EU leaders have moved the Brexit cliff-edge back until April 12 in a move that gives an embattled Theresa May a tight window to secure MPs’ backing for her deal at a third attempt or plot another course.
As the UK faced domestic warnings that it was on the verge of a no-deal exit and a “national emergency”, the remaining 27 EU member states agreed to postpone the March 29 Brexit day, removing a threat of an imminent chaotic exit.
The EU27 demanded that Mrs May either seal the proposed withdrawal deal next week or “indicate a way forward” by April 12. A chastened Mrs May emerged from the meeting promising to redouble efforts to secure MPs’ backing for her stricken deal.
The EU27 response after hours of fraught talks at a Brussels summit falls short of meeting Mrs May’s request to simply push back the Brexit date from March 29 to June 30. One participant in the discussions said it “protected the EU but gave May a fighting chance”.
The prime minister said: “What the decision today underlines is the importance of the House of Commons passing a Brexit deal next week so that we can bring an end to the uncertainty and leave in a smooth and orderly manner.”
Mrs May had spent Wednesday criticising MPs for failing to support her deal and refusing to countenance a long delay to Brexit, but by Thursday night her tone had changed markedly.
She said that if MPs refused to endorse her deal next week she would “work with the House on how to proceed”; she did not rule out seeking a longer Brexit extension and British participation in European elections if a new approach was needed.
Although Mrs May said she believed “it would be wrong” for Britain to take part in elections to the Strasbourg parliament in May, she did not exclude it as a possibility. However Downing St said a no-deal exit was “still on the table”.
The prolonged EU27 discussions highlighted differences within the bloc over whether to make an extension offer conditional on MPs backing a Brexit deal, or devise a more flexible proposal leaving open the option of a long extension.
The EU27 said the Brexit date would be shifted from March 29 to May 22 if the House of Commons in London approved the withdrawal agreement next week. If, however, parliament does not back the deal, the UK would have only until April 12 to suggest another course — which would then need to be signed off by EU27 leaders.
The April 12 date is significant because it is the last day that British ministers can issue an order under UK law to take part in European parliamentary elections in late May.
Donald Tusk, European Council president, said the arrangement agreed by the EU27 kept various possibilities in play — including a long extension to the Brexit process.
“Until that date [April 12], all options will remain open and the cliff-edge date will be delayed. The UK government will still have a choice between a deal, no-deal, a long extension or revoking Article 50,” he told a news conference.
“The 12th of April is a key date in terms of the UK deciding whether to hold European Parliament elections. If it has not decided to do so by then, the option of a long extension will automatically become impossible.”
Unconvinced that Theresa May could win parliament’s backing for her exit deal, the EU’s other 27 leaders had discussed various possible exit dates.
Emmanuel Macron, France’s president, said: “It’s a real political and democratic crisis. But this crisis is a British one. It’s now up to the British to end the ambiguities.”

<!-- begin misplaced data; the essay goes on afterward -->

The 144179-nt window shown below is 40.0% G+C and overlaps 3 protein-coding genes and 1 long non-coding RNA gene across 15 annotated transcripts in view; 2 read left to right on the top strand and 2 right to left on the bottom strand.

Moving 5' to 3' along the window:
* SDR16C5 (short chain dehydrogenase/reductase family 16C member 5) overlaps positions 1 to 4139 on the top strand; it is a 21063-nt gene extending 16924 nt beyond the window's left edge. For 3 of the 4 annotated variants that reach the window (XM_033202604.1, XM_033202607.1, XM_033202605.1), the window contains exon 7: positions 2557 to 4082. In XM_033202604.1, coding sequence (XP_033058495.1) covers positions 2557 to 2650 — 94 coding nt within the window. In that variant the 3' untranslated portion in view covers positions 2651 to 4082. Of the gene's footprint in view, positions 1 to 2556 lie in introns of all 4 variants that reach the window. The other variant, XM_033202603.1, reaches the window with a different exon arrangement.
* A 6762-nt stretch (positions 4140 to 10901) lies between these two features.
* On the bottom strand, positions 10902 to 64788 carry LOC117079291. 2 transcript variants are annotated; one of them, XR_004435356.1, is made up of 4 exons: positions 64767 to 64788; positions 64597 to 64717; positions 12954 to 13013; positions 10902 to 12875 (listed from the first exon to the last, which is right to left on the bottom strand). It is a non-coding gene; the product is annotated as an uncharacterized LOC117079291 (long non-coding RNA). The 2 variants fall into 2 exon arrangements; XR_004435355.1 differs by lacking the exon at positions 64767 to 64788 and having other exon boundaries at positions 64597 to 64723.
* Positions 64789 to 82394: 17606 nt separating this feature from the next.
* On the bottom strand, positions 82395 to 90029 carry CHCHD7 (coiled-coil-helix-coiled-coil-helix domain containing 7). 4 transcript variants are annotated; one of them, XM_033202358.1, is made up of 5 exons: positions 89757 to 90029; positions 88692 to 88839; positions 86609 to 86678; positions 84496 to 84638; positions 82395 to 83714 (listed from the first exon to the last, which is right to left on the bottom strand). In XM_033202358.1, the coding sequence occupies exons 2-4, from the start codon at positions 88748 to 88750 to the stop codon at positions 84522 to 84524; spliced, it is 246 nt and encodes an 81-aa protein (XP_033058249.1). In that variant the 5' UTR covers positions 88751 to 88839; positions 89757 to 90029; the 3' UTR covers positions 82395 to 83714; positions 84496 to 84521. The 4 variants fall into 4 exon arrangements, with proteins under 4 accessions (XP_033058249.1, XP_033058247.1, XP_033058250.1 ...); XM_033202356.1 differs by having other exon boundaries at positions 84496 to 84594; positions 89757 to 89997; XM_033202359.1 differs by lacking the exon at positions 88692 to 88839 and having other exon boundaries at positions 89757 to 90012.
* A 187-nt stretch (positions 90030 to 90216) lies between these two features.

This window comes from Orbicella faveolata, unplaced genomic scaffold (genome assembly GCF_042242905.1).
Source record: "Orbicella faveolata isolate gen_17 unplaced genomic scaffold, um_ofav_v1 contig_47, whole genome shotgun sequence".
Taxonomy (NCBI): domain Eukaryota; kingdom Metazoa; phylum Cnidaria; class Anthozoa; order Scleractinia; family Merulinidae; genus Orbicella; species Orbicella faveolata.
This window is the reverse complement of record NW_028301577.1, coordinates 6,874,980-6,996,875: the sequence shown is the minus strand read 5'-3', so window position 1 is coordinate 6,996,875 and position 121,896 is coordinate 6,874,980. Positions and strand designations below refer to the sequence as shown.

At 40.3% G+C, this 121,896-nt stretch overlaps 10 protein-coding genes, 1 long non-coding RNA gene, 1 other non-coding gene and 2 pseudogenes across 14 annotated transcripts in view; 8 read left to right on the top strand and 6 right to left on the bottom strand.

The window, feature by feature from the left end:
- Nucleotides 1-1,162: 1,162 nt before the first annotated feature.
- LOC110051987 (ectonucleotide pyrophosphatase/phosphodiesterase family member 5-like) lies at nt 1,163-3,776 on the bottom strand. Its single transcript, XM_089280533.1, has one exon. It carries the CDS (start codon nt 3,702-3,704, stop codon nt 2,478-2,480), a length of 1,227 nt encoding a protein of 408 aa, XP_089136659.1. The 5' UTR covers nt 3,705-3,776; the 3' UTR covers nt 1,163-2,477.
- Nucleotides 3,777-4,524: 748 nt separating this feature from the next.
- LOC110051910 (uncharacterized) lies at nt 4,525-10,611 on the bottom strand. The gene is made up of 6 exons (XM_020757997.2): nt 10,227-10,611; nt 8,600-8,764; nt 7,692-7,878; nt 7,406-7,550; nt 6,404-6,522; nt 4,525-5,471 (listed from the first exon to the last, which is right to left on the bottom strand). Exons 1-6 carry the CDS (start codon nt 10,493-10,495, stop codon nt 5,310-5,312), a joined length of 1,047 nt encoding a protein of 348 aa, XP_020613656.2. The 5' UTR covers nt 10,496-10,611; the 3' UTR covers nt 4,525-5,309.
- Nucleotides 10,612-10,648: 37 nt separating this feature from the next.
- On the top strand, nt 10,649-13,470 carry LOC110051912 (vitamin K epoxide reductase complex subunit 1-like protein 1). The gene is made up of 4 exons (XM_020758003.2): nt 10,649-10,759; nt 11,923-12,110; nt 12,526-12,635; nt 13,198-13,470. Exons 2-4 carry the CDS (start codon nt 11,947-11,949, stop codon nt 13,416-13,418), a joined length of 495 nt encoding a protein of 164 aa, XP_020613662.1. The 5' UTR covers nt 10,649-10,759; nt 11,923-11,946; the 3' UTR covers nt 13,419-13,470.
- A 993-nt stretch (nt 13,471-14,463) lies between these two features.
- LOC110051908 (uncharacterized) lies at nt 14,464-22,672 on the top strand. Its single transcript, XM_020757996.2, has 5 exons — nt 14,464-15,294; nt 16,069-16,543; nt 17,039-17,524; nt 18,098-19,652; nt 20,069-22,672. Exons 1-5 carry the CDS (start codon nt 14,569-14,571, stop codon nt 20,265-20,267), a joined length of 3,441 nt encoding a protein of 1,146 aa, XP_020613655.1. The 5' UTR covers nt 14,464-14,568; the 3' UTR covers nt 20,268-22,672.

The French president emerged as the head of a hardline group of EU leaders arguing that Brussels should rule out any extended delay of Britain’s exit date unless London fundamentally rethinks its Brexit policy.
But on Thursday he was challenged by Angela Merkel, German chancellor, who said the union had to do whatever it could to avoid a hard Brexit. The two leaders clashed at a private meeting, which “nearly” erupted into a row, according to one EU diplomat. Ms Merkel told her French counterpart they would be judged harshly by history if they allowed a chaotic fracture with Britain to occur.
Mr Macron had warned that, unless the British parliament approved Mrs May’s agreement in an eleventh-hour vote next week, the UK was heading towards a “no-deal” exit from the EU on the scheduled departure date of March 29. His remarks sent sterling towards its biggest one-day fall this year, dropping 1.3 per cent to $1.3004 in the trading day.
Mrs May’s willingness to contemplate a no-deal exit — in spite of the government’s own analysis that it would cause serious economic damage — has caused alarm in Whitehall and in business. “She has caved in to the hardliners,” said one pro-EU person close to the UK cabinet.
When challenged by EU leaders on what would happen if she lost the vote on her deal in the House of Commons next week, Mrs May frustrated them by refusing to “speculate” on her plans.
Her allies said she would not agree to delay Brexit beyond June 30 and was ready to take Britain out of the EU without a deal if MPs continued to oppose her withdrawal agreement.
In a rare unity of forces by Britain’s business lobbyists and trade unions, the TUC and CBI called on Mrs May to consider an alternative plan, saying the UK faced a “national emergency”.
Frances O’Grady, general secretary of the TUC, and Carolyn Fairbairn, director-general of the CBI, wrote a joint letter to Mrs May calling for an urgent meeting and saying: “We cannot overstate the gravity of this crisis for firms and working people.”
Meanwhile, an online petition calling on the UK government to revoke Article 50 had reached more than 2m signatures by Thursday evening, crashing the government’s petition website.